(City Slang, released Fri 25 Aug)
Wearied by liberal elite caricatures of Middle Americans as drug-addled, racist “hicks”, Erika M. Anderson – known artistically by her initials EMA – stowed herself away to write in a suburban basement. The structure, as the press release states, was a “generic apartment complex in a non-trendy neighbourhood, with beige carpeting and cheap slat blinds”. Is that the cheesy whiff of bourgeois faux-martyrdom tickling at your nostrils? Possibly.
But Anderson’s achievement on the fruit of her labour, Exile in the Outer Ring, is her sympathetic portrait of the margins; the place she dubs the “outer ring”. Unique and diverse, these spaces at the shores of the metropolis house urbanites edged out by rising costs and stagnant wages next to impoverished countryside communities, absorbed by the encroaching city. However, when interviewed, EMA refers to these spaces, with their “neutral aesthetic”, not so much by the people who live there, but by their propensity for “weird shit”.
Cringe-inducing comments aside, Exile contains remarkably few condescending sentiments. The thunderous drones and too-close-for-comfort distortion of Breathalyzer and Fire Water Air LSD draw a horizon of depraved Americana – much like Modest Mouse’s The Lonesome Crowded West – dotted with dismally empty parking lots and deserted Blockbusters, cursed with Kafkaesque mismatches of supply and demand, doomed to remain open and vacant forever. The furious sound of Exile sets a bleak stage for an economically stagnant Middle America, but it’s Anderson’s characters and lyrics that turn each song into a vignette of desperation, escapism and, most prominent of all, boredom. “Got lots of space / it match my blank thought process” moans the jaded youth of Breathalyzer over frenzying synthesizers. This is hardly space for growth or introspection; it’s a terrifying void of nihilistic waste, gaping holes dejectedly filled by sex and drugs. The noise builds to a heated crescendo, at once celebratory and destructive.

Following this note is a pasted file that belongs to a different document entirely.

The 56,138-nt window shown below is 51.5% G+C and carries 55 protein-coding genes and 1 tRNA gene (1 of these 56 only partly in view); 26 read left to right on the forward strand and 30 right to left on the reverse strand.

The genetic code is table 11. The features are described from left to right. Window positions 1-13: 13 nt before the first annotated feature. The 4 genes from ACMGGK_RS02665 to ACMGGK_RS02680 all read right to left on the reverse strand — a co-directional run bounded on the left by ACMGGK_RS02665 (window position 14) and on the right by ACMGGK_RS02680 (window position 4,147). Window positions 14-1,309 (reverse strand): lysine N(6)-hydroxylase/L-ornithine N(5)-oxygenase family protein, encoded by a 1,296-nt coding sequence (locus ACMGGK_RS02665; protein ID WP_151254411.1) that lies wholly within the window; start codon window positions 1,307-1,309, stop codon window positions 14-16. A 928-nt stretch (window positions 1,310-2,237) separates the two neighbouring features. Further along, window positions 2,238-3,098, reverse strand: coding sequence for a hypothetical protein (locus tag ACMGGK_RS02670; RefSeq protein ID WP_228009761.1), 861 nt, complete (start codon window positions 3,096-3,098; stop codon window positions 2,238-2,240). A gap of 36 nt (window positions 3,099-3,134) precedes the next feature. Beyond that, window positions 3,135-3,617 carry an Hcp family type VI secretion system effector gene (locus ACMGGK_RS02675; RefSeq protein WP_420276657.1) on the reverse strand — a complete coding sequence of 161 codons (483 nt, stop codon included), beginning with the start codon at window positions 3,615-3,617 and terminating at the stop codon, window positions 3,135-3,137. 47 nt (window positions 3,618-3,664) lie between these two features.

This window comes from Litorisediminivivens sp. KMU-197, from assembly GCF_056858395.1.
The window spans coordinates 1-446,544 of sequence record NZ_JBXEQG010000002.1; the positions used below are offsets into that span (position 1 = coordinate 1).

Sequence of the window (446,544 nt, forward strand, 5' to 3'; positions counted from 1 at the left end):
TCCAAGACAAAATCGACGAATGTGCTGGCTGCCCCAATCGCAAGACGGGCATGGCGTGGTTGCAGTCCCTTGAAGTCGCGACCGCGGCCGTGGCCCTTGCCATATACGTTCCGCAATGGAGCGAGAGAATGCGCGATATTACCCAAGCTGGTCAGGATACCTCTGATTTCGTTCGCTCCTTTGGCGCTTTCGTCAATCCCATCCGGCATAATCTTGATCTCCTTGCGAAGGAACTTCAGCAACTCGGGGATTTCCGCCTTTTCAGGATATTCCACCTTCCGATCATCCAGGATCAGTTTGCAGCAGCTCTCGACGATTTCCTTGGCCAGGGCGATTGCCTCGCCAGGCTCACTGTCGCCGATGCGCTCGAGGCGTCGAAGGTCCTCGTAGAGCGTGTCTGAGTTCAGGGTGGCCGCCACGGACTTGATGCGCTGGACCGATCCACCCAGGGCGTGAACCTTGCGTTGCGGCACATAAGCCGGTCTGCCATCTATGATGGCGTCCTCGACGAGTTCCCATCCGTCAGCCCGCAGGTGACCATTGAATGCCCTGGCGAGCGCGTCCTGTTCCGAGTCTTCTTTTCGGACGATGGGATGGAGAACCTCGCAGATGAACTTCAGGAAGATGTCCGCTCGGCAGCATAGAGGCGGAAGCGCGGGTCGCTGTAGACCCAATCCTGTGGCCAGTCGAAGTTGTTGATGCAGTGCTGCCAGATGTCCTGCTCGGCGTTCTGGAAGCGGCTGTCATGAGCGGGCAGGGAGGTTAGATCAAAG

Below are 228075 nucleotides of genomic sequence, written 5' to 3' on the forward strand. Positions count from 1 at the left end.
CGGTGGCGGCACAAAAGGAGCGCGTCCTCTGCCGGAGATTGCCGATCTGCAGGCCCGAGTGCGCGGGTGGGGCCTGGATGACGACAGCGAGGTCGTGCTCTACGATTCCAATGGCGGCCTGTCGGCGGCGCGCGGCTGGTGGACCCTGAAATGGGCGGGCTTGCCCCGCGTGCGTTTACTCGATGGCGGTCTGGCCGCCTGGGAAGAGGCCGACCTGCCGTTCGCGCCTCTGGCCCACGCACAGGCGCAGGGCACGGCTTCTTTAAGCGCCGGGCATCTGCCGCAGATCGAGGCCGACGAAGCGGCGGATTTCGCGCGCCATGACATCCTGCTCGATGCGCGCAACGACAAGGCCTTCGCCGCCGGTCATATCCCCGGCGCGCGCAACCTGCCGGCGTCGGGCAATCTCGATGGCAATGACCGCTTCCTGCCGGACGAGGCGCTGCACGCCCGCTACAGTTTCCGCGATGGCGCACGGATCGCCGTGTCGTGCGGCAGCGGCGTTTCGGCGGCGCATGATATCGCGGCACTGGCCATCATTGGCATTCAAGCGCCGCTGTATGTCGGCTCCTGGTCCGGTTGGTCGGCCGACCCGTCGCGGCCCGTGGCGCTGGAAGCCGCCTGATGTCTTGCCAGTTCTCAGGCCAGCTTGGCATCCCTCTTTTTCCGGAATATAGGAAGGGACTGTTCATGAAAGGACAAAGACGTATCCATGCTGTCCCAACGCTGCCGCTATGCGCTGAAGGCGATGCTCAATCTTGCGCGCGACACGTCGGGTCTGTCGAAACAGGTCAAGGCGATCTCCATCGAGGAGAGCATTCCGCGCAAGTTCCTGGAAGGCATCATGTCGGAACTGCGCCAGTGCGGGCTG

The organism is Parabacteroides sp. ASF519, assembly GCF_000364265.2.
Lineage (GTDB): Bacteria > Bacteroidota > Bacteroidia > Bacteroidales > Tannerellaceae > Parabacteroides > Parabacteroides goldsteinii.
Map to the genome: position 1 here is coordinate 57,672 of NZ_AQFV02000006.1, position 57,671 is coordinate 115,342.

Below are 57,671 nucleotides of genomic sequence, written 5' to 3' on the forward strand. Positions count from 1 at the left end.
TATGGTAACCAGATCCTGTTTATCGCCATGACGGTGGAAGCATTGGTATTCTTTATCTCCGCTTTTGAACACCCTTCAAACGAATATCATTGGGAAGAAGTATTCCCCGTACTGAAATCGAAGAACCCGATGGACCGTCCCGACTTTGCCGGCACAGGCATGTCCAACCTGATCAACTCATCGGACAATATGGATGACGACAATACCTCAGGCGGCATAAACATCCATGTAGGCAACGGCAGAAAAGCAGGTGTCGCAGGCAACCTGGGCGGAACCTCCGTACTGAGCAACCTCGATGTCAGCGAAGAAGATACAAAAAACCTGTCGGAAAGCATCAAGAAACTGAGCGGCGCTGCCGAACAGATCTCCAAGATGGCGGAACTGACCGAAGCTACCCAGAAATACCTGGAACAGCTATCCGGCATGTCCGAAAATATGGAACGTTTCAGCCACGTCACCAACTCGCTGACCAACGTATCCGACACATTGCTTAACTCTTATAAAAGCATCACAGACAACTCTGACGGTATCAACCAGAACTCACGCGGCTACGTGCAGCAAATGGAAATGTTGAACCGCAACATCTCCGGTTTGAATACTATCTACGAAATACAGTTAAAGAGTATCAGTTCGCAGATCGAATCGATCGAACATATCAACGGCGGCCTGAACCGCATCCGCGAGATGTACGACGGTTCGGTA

Exile is at its best when its narrators feel less like characters and more like facets of Anderson herself. Drowsy ballad Receive Love relays anxieties surrounding joke (read: actual) misogyny and impotent male rage, while the bittersweet electro-folk stomp of Always Bleeds details a temporary escape out West, a journey young Erika likely took countless times from her South Dakota birthplace to her adopted home of Portland, Oregon. The portrayal of escapism in Exile isn’t so much sympathetic as empathetic.
But if Exile has any political argument to make, it’s one that intends to discredit binaries: Republican/Democrat; urban/country; progress/regression. After all, the “outer ring” denotes an aporia, the nowhere place of Exile’s enigmatic curtain call where light and dark conflate. “Centrist” is perhaps the analogous political term.
It’s surely unlucky happenstance that the bulk of Exile was written prior to Donald Trump’s inaugural term, and it’s occasionally tempting to find his electorate in the album’s shadier corners. Could the beleaguered speaker of Breathalyzer be an echo of the tiki torch-wielding, white racist youth marching in Charlottesville? Is it coincidence that his cry of protest “we will not be replaced” mirrors I Wanna Destroy‘s couplet “we’re arbitrary / we’re temporary”? Does Aryan Nation present us with the anger of a troubled Republican, spurred by the decline of the American steel industry? Is Exile a #problematic work of 21st century centrism, one that believes racists should be invited to debate club rather than locked out?
Fortunately, the red cap doesn’t really fit. Anderson may yet find herself being shoehorned into the undesirable position of a Trump apologist. But, more than anything else, Exile feels like her most personal work, and not necessarily her most political.